Not Tao's Nihilism Practice

Not Tao, modified 8 Years ago at 9/26/15 2:56 PM
Created 8 Years ago at 9/26/15 2:49 PM

Not Tao's Nihilism Practice

Posts: 995 Join Date: 4/5/14 Recent Posts
Here is a link to my previous practice thread:

I'm starting a new thread because my practice has finally become grounded in something specific. I've posted some threads about this, and there were some challenges that helped me clarify how to explain my current view (what I think of as true, or real) and why it even matters. So here are some aphorisms about what I believe, and how I am practicing:

- Nothing is objectively good or bad. The universe has no feelings or desires, and therefore has no purpose or meaning.
- As a single viewpoint existing within the universe, I do have feelings and desires, and these have been created through evolution to help me survive.
- Built on top of these feelings and desires is my social conditioning - concepts of right and wrong that are felt to be true.
- Stress (defined here as any feeling of unpleasantness) is caused by the conflict between the uncaring universe's random movements, and my individual viewpoint of social conventions and survival instincts. In short, stress is the desire to reshape the enviroment to suit me best.
- Some conditions cannot be changed, so I will have to depend on environmental conditions to avoid stress. Some obvious things in this category are: food, shelter, air, water.
- Other conditions can be changed, and over time can be dropped completely in order to reduce the amount of stress experienced. Some things in this category: social acceptance, entertainment, sentimental objects.

Part of the practice is learning to understand what is necessary and what isn't. Another part of the practice is allowing myself to let go of the things that aren't necessary - both to convince myself using logic, and then have the courage to take the leap and actually abandon the thinking/feeling that is happening. This is still a kind of environmental modification, but the modification is happening much "closer to home" in my own mind where I have much more control. A third part is understanding that certain things are truely necessary and should be accepted for the time being. This is a moving line where, sometimes, something like a healthy emotional environment or social interaction is needed. It remains to be seen how far this line can be pushed towards simplification, but so far the experience is that the simpler the conditions are in any moment, the easier it is to be content. I think of it as a moment-to-moment practice.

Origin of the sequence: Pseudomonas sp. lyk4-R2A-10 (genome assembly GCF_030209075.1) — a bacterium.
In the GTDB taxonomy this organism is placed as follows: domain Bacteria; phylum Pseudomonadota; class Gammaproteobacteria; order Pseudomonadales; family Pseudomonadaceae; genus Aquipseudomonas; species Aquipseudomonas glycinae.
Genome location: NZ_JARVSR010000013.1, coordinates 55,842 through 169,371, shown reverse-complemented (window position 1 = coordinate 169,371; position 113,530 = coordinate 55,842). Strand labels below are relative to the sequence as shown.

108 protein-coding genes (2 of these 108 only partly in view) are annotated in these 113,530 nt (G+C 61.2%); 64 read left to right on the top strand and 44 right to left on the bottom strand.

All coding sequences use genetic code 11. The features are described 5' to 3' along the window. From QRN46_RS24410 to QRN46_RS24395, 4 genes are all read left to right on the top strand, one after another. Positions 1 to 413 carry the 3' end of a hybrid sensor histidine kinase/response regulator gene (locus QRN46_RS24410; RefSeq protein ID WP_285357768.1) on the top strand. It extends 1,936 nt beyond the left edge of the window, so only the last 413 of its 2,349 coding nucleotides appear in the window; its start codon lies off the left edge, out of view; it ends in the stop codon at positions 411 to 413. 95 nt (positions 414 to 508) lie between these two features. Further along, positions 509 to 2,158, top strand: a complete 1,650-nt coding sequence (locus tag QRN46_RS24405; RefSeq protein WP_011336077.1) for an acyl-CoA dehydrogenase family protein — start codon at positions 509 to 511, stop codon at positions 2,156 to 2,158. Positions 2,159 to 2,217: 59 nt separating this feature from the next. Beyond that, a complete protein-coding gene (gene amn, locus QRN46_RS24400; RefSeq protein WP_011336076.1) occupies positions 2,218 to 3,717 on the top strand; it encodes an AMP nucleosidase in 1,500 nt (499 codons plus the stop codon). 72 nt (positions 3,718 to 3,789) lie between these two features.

Practice, itself, has been varied and depends on what I'm currently thinking about and dealing with in life. It's probably best to explain each thing in context. Mostly, I work with the thought process itself to reduce and remove the sense of wrongness felt about things. I like to keep a divider between the "knowledge of feelings" and logical understanding. If there is a conflict between how I feel and what I understand to be true, I favor my understanding and attempt to re-condition myself towards the logical viewpoint. This involves positive reinforcement of the new viewpoint, and ending thought-loops that don't serve constructive purposes.

Or, put more simply, when I feel that something is wrong, I attempt to remove/correct the feeling itself no matter what it's in reference to. Removing the feeling, or "felt truth," is different from the logical understanding of what is right and wrong for my specific viewpoint. I think feelings and logical thought happen in different parts of the brain, and the goal is to disconnect the two processes so the feeling center can remain relaxed and the mind relies solely on logical thought to guide it. Nihilism has been an invaluable viewpoint to work through with this, since feelings present themselves as objective truths. By placing my feelings in a universal context, I can see how untrue they really are and start to drop them in favor of practical, logical thinking.